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Slideshow: Devils River and Dolan Falls Preserve

The Dolan Falls Preserve, run by the Nature Conservancy, exists at the crossroads of three unique regions. The convergence of the Edwards Plateau, the Chihuahuan Desert and the Rio Grande Plain brushland creates rich biodiversity. The Devils River, which runs through the Dolan Falls Preserve, is fed in part by Dolan Creek and is known by nature enthusiasts as one of the most pristine rivers in Texas. It is also partially fed by freshwater springs that flow through the surrounding limestone.

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Three biological regions converge on the Dolan Falls Preserve: the Edwards Plateau, Chihuahuan Desert and Rio Grande Plain b…
Formations in the rock show thousands of years' worth of erosion on the Dolan Falls Preserve.
During heavy rains, floodwaters surge through this grotto at the Dolan Falls Preserve.
A look at tree trunks and brush that washed down from the cliffs during a flood on the Dolan Falls Preserve.
A butterfly on the Dolan Falls Preserve.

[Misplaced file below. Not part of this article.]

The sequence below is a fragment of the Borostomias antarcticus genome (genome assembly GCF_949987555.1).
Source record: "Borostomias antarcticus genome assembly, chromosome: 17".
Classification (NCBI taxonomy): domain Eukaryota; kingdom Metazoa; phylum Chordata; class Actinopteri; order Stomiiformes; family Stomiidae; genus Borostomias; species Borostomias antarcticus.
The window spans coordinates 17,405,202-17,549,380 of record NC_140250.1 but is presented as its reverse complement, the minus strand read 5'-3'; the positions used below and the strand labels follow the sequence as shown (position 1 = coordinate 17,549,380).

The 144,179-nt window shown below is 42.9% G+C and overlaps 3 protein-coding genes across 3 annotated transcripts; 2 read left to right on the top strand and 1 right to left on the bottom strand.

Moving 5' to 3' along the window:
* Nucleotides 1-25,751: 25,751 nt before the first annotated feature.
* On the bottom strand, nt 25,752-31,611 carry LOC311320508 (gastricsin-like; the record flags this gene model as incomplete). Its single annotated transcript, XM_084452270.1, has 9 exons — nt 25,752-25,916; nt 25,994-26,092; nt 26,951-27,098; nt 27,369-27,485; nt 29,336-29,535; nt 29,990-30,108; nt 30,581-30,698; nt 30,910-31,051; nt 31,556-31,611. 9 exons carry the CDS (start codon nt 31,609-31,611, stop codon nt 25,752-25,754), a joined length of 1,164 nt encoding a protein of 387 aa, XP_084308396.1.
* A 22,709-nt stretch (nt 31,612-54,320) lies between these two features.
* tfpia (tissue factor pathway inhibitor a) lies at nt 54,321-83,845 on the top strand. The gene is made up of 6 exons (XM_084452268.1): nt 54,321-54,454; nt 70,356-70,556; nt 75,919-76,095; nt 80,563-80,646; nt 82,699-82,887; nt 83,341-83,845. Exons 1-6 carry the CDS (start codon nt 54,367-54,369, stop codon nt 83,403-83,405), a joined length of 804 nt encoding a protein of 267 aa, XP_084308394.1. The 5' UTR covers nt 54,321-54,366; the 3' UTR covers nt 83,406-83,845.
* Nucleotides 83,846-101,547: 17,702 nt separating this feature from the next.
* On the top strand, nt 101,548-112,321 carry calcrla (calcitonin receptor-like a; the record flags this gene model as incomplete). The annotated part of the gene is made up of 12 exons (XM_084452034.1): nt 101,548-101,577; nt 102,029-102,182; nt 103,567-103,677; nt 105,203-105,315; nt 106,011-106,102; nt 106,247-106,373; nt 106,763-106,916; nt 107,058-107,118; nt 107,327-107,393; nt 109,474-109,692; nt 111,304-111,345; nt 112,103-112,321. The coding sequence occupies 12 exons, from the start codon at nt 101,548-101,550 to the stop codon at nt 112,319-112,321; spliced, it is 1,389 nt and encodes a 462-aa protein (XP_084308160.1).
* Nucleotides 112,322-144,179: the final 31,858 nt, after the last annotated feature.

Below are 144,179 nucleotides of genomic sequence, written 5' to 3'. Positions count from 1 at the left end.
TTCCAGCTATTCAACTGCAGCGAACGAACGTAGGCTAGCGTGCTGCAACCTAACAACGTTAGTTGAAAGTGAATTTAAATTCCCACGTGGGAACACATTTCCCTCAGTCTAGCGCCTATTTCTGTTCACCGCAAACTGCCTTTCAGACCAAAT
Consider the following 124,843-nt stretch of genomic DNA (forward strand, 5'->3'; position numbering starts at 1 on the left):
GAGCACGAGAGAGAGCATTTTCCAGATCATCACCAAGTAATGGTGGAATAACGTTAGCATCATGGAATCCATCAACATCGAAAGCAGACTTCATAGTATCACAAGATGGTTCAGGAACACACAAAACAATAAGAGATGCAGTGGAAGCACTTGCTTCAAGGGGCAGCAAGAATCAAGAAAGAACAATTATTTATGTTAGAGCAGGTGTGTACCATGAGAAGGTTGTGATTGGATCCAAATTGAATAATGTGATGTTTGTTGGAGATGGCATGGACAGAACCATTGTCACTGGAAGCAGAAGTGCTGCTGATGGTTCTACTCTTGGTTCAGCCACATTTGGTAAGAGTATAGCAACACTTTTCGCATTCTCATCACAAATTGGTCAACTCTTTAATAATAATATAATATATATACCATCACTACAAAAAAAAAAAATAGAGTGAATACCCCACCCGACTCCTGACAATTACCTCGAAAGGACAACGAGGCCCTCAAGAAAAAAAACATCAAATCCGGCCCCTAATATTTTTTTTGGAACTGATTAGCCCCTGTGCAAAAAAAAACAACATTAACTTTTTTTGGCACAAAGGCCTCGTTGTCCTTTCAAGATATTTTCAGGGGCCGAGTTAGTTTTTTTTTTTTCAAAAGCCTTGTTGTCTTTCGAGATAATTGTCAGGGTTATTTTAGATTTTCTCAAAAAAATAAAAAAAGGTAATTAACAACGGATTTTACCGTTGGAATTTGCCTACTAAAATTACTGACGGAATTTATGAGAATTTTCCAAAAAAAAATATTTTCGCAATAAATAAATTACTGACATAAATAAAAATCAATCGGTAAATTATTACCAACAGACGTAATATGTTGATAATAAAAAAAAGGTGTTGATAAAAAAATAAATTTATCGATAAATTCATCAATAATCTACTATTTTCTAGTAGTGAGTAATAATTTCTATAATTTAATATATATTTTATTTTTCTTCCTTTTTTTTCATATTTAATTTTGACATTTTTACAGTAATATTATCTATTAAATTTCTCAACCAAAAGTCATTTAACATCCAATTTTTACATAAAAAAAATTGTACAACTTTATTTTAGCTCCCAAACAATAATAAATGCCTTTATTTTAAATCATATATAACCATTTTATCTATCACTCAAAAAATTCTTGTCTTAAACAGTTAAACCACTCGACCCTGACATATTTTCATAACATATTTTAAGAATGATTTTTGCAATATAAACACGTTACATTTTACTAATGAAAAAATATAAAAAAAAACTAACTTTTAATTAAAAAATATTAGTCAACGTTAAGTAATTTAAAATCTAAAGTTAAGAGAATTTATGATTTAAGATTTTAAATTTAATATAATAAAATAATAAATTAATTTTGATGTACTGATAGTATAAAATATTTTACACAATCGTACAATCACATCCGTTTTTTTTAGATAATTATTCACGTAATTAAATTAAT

A partially decomposed deer skull on the Dolan Falls Preserve.
Douglas Meyer, the Devils River project manager for the Nature Conservancy's Dolan Falls Preserve, stands in a large cave at…
Meyer shows a fibrous plant species found on the preserve that can be used for twine or rope.
A kayak and canoe entry point on the Devils River, an hour west of Del Rio. There are few public entry points available, as …
Meyer points out pictographs made by American Indians who used to inhabit the area.
Dolan Falls is directly downstream from the confluence of the Devils River and Dolan Creek.
Facing downstream from Dolan Falls on the Devils River. The river is fed by freshwater springs that flow from the limestone …

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